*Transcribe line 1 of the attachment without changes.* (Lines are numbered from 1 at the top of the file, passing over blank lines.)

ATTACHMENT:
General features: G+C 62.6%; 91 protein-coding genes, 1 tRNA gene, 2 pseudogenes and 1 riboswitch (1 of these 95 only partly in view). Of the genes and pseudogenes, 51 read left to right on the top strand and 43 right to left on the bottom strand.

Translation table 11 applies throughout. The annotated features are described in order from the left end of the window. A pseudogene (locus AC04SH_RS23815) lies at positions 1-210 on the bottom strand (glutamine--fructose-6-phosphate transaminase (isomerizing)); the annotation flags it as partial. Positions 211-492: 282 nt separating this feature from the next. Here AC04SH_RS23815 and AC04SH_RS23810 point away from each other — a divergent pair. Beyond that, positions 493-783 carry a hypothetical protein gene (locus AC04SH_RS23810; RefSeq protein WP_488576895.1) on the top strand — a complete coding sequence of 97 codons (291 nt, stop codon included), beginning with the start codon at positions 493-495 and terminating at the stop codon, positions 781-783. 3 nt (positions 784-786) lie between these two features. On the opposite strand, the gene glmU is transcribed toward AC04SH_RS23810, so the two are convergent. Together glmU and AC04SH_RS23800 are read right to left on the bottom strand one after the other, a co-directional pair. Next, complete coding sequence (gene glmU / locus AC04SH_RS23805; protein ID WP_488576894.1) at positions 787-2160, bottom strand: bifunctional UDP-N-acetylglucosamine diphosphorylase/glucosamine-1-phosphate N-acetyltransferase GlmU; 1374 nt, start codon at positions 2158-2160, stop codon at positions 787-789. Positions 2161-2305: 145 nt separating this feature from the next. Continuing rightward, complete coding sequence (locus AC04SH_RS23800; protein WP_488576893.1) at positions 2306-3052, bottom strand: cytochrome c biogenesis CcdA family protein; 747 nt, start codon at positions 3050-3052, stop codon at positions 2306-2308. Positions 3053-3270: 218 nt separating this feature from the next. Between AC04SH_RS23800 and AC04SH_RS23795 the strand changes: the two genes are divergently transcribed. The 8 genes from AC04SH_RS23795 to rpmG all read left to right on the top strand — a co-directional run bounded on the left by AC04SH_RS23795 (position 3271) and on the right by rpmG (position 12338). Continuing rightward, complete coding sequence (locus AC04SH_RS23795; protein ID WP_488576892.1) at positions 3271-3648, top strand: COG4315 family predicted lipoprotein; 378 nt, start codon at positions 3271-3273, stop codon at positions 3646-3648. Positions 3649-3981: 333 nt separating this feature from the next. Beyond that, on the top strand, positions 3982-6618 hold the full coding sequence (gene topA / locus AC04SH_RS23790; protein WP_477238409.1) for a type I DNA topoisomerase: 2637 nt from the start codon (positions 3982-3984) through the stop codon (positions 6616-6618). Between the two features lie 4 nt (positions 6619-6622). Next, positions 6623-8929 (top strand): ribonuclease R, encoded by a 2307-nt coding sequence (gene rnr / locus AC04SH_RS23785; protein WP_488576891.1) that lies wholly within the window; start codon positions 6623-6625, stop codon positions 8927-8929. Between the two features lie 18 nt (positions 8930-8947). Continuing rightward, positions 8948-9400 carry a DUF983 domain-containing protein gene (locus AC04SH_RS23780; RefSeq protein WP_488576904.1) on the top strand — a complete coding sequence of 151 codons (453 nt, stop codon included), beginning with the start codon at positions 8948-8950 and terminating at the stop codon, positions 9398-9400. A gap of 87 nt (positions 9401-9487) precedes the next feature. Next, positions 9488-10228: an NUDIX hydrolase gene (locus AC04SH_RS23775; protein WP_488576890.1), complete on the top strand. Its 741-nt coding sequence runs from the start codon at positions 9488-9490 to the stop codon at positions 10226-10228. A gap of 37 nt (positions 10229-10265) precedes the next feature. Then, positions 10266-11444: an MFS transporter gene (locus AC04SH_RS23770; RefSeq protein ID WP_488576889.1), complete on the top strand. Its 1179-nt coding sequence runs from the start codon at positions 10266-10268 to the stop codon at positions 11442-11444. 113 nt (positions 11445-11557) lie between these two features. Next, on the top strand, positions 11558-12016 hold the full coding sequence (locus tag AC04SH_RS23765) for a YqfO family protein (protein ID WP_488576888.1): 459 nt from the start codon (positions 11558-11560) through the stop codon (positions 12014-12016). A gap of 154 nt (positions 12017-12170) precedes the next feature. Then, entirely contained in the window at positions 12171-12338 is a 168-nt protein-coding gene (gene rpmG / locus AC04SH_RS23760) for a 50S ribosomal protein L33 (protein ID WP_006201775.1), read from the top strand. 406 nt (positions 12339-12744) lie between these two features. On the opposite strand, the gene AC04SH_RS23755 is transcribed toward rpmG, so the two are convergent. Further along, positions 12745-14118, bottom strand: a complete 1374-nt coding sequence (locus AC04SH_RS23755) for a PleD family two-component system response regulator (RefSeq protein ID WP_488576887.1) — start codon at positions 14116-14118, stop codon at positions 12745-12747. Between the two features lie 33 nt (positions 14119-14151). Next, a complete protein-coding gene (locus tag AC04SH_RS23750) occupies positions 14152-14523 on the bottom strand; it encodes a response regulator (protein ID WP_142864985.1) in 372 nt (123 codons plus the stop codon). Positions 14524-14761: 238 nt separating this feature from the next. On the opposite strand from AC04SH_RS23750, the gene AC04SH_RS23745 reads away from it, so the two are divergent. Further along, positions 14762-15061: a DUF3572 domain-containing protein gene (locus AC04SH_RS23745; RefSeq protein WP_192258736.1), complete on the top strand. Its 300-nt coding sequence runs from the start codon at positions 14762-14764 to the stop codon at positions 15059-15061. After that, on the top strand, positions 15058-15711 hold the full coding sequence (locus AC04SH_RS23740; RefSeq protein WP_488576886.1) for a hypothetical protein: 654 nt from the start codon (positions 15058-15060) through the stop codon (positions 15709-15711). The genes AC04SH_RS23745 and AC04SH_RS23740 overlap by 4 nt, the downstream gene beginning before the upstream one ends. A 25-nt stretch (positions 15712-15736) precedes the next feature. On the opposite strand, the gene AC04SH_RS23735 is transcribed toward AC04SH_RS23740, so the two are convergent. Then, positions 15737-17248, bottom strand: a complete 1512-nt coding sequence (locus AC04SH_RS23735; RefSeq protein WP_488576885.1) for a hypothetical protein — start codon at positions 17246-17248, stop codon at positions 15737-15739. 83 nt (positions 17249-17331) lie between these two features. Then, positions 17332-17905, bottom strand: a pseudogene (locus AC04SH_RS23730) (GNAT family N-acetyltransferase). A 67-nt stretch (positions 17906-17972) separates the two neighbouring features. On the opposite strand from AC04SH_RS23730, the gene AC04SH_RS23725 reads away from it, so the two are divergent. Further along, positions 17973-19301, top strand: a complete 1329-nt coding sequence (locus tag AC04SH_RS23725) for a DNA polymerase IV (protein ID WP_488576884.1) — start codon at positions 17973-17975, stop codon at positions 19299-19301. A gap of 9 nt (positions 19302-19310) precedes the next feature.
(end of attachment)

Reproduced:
General features: G+C 62.6%; 91 protein-coding genes, 1 tRNA gene, 2 pseudogenes and 1 riboswitch (1 of these 95 only partly in view). Of the genes and pseudogenes, 51 read left to right on the top strand and 43 right to left on the bottom strand.